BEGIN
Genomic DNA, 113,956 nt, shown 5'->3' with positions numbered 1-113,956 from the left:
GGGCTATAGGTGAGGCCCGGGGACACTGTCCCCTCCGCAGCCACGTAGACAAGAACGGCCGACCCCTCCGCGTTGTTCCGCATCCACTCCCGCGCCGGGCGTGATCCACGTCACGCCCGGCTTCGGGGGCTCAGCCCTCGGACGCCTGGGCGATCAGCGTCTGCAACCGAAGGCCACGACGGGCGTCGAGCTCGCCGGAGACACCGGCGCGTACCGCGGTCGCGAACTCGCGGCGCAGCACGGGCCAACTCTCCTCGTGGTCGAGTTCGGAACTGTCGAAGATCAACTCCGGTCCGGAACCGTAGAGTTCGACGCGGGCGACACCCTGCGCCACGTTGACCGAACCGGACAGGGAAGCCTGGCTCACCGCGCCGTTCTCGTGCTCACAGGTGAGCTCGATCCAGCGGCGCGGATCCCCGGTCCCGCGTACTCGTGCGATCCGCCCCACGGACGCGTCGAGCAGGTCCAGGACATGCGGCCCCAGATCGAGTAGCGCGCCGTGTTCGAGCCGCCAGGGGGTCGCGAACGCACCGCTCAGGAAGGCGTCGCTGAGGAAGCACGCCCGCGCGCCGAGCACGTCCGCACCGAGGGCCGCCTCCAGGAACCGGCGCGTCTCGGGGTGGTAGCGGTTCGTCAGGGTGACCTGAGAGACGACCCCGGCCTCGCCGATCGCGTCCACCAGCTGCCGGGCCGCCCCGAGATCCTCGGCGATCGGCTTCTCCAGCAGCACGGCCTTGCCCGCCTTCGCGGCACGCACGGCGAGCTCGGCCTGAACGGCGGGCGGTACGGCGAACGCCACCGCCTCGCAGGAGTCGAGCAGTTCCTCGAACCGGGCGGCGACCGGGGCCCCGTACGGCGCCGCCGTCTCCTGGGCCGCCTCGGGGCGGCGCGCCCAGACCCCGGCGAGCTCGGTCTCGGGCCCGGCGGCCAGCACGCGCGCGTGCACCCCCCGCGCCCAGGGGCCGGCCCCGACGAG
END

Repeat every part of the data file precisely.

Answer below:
Genomic DNA, 113,956 nt, shown 5'->3' with positions numbered 1-113,956 from the left:
GGGCTATAGGTGAGGCCCGGGGACACTGTCCCCTCCGCAGCCACGTAGACAAGAACGGCCGACCCCTCCGCGTTGTTCCGCATCCACTCCCGCGCCGGGCGTGATCCACGTCACGCCCGGCTTCGGGGGCTCAGCCCTCGGACGCCTGGGCGATCAGCGTCTGCAACCGAAGGCCACGACGGGCGTCGAGCTCGCCGGAGACACCGGCGCGTACCGCGGTCGCGAACTCGCGGCGCAGCACGGGCCAACTCTCCTCGTGGTCGAGTTCGGAACTGTCGAAGATCAACTCCGGTCCGGAACCGTAGAGTTCGACGCGGGCGACACCCTGCGCCACGTTGACCGAACCGGACAGGGAAGCCTGGCTCACCGCGCCGTTCTCGTGCTCACAGGTGAGCTCGATCCAGCGGCGCGGATCCCCGGTCCCGCGTACTCGTGCGATCCGCCCCACGGACGCGTCGAGCAGGTCCAGGACATGCGGCCCCAGATCGAGTAGCGCGCCGTGTTCGAGCCGCCAGGGGGTCGCGAACGCACCGCTCAGGAAGGCGTCGCTGAGGAAGCACGCCCGCGCGCCGAGCACGTCCGCACCGAGGGCCGCCTCCAGGAACCGGCGCGTCTCGGGGTGGTAGCGGTTCGTCAGGGTGACCTGAGAGACGACCCCGGCCTCGCCGATCGCGTCCACCAGCTGCCGGGCCGCCCCGAGATCCTCGGCGATCGGCTTCTCCAGCAGCACGGCCTTGCCCGCCTTCGCGGCACGCACGGCGAGCTCGGCCTGAACGGCGGGCGGTACGGCGAACGCCACCGCCTCGCAGGAGTCGAGCAGTTCCTCGAACCGGGCGGCGACCGGGGCCCCGTACGGCGCCGCCGTCTCCTGGGCCGCCTCGGGGCGGCGCGCCCAGACCCCGGCGAGCTCGGTCTCGGGCCCGGCGGCCAGCACGCGCGCGTGCACCCCCCGCGCCCAGGGGCCGGCCCCGACGAG